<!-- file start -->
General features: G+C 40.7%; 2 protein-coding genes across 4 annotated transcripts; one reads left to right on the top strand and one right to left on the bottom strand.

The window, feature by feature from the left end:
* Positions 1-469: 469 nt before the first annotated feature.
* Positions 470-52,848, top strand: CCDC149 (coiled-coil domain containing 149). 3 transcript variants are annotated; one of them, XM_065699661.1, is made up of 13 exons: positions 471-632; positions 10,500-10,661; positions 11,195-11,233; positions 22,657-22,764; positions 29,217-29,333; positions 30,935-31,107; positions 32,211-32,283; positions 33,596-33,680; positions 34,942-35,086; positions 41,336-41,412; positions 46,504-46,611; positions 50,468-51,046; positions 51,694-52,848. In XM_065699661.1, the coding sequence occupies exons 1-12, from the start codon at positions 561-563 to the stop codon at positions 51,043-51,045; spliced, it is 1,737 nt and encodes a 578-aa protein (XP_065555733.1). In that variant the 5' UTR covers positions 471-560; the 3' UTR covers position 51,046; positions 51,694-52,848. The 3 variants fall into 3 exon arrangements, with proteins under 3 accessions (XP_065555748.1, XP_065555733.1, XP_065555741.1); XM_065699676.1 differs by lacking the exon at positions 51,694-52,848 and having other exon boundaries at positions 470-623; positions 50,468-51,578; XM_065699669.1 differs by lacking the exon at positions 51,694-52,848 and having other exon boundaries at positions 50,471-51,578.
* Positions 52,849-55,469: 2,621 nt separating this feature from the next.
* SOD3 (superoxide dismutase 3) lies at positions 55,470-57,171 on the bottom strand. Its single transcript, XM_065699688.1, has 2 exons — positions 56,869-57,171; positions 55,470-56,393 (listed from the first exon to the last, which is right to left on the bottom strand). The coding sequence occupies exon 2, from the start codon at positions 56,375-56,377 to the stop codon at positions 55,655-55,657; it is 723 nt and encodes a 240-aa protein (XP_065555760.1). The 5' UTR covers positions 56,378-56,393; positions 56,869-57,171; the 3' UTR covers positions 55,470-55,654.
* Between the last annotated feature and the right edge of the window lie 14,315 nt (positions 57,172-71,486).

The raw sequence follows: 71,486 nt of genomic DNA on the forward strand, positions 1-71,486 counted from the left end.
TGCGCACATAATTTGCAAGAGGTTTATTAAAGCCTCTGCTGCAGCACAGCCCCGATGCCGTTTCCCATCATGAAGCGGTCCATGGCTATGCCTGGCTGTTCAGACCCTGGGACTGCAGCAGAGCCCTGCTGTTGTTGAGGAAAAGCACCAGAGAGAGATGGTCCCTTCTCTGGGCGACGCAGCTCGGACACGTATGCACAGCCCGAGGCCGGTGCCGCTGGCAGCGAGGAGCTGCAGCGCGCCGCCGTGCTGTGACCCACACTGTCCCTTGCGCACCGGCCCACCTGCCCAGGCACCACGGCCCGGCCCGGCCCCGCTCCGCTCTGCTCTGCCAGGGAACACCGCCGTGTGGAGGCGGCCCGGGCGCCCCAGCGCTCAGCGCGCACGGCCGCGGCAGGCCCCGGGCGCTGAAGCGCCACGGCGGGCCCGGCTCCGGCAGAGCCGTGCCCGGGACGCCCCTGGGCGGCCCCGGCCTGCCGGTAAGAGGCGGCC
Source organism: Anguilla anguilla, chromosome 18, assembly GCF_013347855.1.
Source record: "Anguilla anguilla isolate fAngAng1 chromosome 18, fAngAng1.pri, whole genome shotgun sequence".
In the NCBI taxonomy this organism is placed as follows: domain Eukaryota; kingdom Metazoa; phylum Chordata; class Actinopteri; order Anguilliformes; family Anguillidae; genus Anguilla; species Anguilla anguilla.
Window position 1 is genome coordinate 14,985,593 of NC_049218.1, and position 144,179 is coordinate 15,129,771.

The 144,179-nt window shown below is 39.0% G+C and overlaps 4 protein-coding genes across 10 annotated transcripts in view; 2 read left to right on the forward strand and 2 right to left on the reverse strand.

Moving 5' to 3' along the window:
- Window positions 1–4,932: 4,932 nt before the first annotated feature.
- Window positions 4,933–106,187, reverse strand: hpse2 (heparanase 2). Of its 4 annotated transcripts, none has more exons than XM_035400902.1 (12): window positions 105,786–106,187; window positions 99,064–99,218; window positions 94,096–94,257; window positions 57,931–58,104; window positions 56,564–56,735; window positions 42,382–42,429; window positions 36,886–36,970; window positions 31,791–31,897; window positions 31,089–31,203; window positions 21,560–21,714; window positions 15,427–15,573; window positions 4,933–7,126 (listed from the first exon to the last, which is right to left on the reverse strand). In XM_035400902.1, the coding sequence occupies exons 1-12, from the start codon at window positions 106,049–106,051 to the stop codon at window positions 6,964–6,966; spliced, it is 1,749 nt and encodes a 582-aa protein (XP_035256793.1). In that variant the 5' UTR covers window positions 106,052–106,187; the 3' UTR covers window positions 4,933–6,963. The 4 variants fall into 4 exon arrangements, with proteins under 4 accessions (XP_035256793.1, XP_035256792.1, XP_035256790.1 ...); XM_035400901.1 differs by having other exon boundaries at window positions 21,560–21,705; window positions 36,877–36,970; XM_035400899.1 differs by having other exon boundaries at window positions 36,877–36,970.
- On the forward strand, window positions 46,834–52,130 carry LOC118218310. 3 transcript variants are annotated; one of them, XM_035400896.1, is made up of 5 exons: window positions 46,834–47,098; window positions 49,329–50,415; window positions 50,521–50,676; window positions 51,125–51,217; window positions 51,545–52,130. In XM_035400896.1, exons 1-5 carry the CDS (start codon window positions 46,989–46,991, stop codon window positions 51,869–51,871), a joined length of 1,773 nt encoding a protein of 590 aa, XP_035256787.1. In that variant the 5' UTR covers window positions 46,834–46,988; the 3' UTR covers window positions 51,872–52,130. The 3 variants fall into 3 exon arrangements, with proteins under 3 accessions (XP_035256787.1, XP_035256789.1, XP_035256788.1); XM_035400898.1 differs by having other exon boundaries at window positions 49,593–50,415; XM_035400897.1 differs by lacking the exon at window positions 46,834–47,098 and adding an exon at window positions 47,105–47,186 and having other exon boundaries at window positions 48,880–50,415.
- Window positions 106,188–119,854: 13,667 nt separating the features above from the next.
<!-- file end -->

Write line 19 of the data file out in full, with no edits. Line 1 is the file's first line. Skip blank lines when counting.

- Window positions 106,188–119,854: 13,667 nt separating the features above from the next.